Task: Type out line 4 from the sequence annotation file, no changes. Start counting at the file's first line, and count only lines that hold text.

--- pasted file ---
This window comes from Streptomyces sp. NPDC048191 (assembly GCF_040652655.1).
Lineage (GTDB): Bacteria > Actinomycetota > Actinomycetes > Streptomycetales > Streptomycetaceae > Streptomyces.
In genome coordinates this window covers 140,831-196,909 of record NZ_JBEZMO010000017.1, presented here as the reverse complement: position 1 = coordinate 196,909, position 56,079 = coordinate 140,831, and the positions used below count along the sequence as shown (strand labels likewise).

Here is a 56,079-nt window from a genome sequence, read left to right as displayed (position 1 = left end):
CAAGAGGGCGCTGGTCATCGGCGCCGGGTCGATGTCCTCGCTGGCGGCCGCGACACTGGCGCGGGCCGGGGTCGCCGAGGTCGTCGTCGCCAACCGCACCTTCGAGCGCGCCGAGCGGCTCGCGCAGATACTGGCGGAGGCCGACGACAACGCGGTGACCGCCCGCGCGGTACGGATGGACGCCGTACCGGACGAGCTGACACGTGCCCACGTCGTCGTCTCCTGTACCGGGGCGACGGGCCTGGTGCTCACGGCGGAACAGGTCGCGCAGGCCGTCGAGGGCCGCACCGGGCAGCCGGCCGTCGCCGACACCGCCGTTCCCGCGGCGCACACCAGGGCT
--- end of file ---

Here is a 56,079-nt window from a genome sequence, read left to right as displayed (position 1 = left end):